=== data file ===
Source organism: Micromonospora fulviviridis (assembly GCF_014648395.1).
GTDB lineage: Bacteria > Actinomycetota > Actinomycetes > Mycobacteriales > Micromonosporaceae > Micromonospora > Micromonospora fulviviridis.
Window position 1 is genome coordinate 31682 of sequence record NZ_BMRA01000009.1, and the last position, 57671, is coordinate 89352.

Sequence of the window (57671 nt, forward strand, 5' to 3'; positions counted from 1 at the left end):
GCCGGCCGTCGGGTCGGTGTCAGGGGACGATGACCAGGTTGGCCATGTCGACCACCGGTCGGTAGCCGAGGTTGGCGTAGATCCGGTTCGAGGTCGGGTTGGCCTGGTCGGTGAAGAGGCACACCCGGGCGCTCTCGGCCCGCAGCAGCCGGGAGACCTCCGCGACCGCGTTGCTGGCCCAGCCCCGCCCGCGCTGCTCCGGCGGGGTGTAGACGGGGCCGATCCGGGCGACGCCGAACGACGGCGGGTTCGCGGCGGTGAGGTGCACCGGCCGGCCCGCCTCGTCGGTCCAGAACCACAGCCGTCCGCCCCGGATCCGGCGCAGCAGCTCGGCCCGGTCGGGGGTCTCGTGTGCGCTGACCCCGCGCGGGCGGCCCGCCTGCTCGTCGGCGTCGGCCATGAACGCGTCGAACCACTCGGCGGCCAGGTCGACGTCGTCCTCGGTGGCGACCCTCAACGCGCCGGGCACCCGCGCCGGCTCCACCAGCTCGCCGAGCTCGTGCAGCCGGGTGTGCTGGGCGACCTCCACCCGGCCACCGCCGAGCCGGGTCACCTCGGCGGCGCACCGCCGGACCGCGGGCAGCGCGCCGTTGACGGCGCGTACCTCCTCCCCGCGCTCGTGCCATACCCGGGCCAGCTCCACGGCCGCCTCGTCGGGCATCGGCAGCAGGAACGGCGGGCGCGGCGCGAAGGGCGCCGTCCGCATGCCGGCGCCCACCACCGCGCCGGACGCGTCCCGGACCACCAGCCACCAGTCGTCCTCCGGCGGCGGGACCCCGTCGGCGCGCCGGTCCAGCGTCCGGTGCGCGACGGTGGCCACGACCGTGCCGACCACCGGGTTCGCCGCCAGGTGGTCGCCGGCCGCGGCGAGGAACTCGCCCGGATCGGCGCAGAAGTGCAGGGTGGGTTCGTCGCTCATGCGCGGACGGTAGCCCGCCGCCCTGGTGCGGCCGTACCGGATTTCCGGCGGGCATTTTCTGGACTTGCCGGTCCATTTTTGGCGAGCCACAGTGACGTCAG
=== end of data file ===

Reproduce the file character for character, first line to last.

Source organism: Micromonospora fulviviridis (assembly GCF_014648395.1).
GTDB lineage: Bacteria > Actinomycetota > Actinomycetes > Mycobacteriales > Micromonosporaceae > Micromonospora > Micromonospora fulviviridis.
Window position 1 is genome coordinate 31682 of sequence record NZ_BMRA01000009.1, and the last position, 57671, is coordinate 89352.

Sequence of the window (57671 nt, forward strand, 5' to 3'; positions counted from 1 at the left end):
GCCGGCCGTCGGGTCGGTGTCAGGGGACGATGACCAGGTTGGCCATGTCGACCACCGGTCGGTAGCCGAGGTTGGCGTAGATCCGGTTCGAGGTCGGGTTGGCCTGGTCGGTGAAGAGGCACACCCGGGCGCTCTCGGCCCGCAGCAGCCGGGAGACCTCCGCGACCGCGTTGCTGGCCCAGCCCCGCCCGCGCTGCTCCGGCGGGGTGTAGACGGGGCCGATCCGGGCGACGCCGAACGACGGCGGGTTCGCGGCGGTGAGGTGCACCGGCCGGCCCGCCTCGTCGGTCCAGAACCACAGCCGTCCGCCCCGGATCCGGCGCAGCAGCTCGGCCCGGTCGGGGGTCTCGTGTGCGCTGACCCCGCGCGGGCGGCCCGCCTGCTCGTCGGCGTCGGCCATGAACGCGTCGAACCACTCGGCGGCCAGGTCGACGTCGTCCTCGGTGGCGACCCTCAACGCGCCGGGCACCCGCGCCGGCTCCACCAGCTCGCCGAGCTCGTGCAGCCGGGTGTGCTGGGCGACCTCCACCCGGCCACCGCCGAGCCGGGTCACCTCGGCGGCGCACCGCCGGACCGCGGGCAGCGCGCCGTTGACGGCGCGTACCTCCTCCCCGCGCTCGTGCCATACCCGGGCCAGCTCCACGGCCGCCTCGTCGGGCATCGGCAGCAGGAACGGCGGGCGCGGCGCGAAGGGCGCCGTCCGCATGCCGGCGCCCACCACCGCGCCGGACGCGTCCCGGACCACCAGCCACCAGTCGTCCTCCGGCGGCGGGACCCCGTCGGCGCGCCGGTCCAGCGTCCGGTGCGCGACGGTGGCCACGACCGTGCCGACCACCGGGTTCGCCGCCAGGTGGTCGCCGGCCGCGGCGAGGAACTCGCCCGGATCGGCGCAGAAGTGCAGGGTGGGTTCGTCGCTCATGCGCGGACGGTAGCCCGCCGCCCTGGTGCGGCCGTACCGGATTTCCGGCGGGCATTTTCTGGACTTGCCGGTCCATTTTTGGCGAGCCACAGTGACGTCAG